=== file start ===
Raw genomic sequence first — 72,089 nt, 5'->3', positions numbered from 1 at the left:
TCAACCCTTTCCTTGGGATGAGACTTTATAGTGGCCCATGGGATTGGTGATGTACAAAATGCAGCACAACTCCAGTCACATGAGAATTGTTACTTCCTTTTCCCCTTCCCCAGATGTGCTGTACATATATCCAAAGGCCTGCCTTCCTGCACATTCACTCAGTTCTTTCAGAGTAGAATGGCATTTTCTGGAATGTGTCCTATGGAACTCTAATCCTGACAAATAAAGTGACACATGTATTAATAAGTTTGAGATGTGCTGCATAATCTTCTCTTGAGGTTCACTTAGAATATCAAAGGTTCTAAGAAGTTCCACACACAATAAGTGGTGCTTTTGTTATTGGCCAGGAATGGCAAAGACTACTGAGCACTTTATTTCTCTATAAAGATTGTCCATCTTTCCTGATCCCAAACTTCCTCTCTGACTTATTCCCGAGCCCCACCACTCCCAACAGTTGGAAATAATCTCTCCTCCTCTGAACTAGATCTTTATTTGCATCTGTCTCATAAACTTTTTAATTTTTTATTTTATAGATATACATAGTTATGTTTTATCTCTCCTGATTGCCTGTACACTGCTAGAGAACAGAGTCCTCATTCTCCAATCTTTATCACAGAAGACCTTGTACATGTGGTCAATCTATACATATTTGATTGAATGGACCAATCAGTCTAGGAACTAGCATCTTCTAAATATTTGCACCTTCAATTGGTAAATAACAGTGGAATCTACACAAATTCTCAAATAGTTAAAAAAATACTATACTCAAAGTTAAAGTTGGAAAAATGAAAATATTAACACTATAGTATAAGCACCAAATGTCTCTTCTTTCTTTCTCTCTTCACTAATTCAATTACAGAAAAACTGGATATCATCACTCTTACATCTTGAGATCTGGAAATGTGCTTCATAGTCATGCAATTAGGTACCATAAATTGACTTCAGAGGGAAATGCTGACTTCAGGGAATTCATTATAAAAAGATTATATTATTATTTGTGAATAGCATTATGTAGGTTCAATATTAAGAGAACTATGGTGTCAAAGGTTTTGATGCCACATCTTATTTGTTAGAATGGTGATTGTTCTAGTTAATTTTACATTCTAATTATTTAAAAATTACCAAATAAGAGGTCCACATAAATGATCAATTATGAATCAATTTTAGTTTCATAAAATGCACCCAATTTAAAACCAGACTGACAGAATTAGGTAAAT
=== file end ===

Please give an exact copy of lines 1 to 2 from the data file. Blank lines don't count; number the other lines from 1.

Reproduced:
Raw genomic sequence first — 72,089 nt, 5'->3', positions numbered from 1 at the left:
TCAACCCTTTCCTTGGGATGAGACTTTATAGTGGCCCATGGGATTGGTGATGTACAAAATGCAGCACAACTCCAGTCACATGAGAATTGTTACTTCCTTTTCCCCTTCCCCAGATGTGCTGTACATATATCCAAAGGCCTGCCTTCCTGCACATTCACTCAGTTCTTTCAGAGTAGAATGGCATTTTCTGGAATGTGTCCTATGGAACTCTAATCCTGACAAATAAAGTGACACATGTATTAATAAGTTTGAGATGTGCTGCATAATCTTCTCTTGAGGTTCACTTAGAATATCAAAGGTTCTAAGAAGTTCCACACACAATAAGTGGTGCTTTTGTTATTGGCCAGGAATGGCAAAGACTACTGAGCACTTTATTTCTCTATAAAGATTGTCCATCTTTCCTGATCCCAAACTTCCTCTCTGACTTATTCCCGAGCCCCACCACTCCCAACAGTTGGAAATAATCTCTCCTCCTCTGAACTAGATCTTTATTTGCATCTGTCTCATAAACTTTTTAATTTTTTATTTTATAGATATACATAGTTATGTTTTATCTCTCCTGATTGCCTGTACACTGCTAGAGAACAGAGTCCTCATTCTCCAATCTTTATCACAGAAGACCTTGTACATGTGGTCAATCTATACATATTTGATTGAATGGACCAATCAGTCTAGGAACTAGCATCTTCTAAATATTTGCACCTTCAATTGGTAAATAACAGTGGAATCTACACAAATTCTCAAATAGTTAAAAAAATACTATACTCAAAGTTAAAGTTGGAAAAATGAAAATATTAACACTATAGTATAAGCACCAAATGTCTCTTCTTTCTTTCTCTCTTCACTAATTCAATTACAGAAAAACTGGATATCATCACTCTTACATCTTGAGATCTGGAAATGTGCTTCATAGTCATGCAATTAGGTACCATAAATTGACTTCAGAGGGAAATGCTGACTTCAGGGAATTCATTATAAAAAGATTATATTATTATTTGTGAATAGCATTATGTAGGTTCAATATTAAGAGAACTATGGTGTCAAAGGTTTTGATGCCACATCTTATTTGTTAGAATGGTGATTGTTCTAGTTAATTTTACATTCTAATTATTTAAAAATTACCAAATAAGAGGTCCACATAAATGATCAATTATGAATCAATTTTAGTTTCATAAAATGCACCCAATTTAAAACCAGACTGACAGAATTAGGTAAAT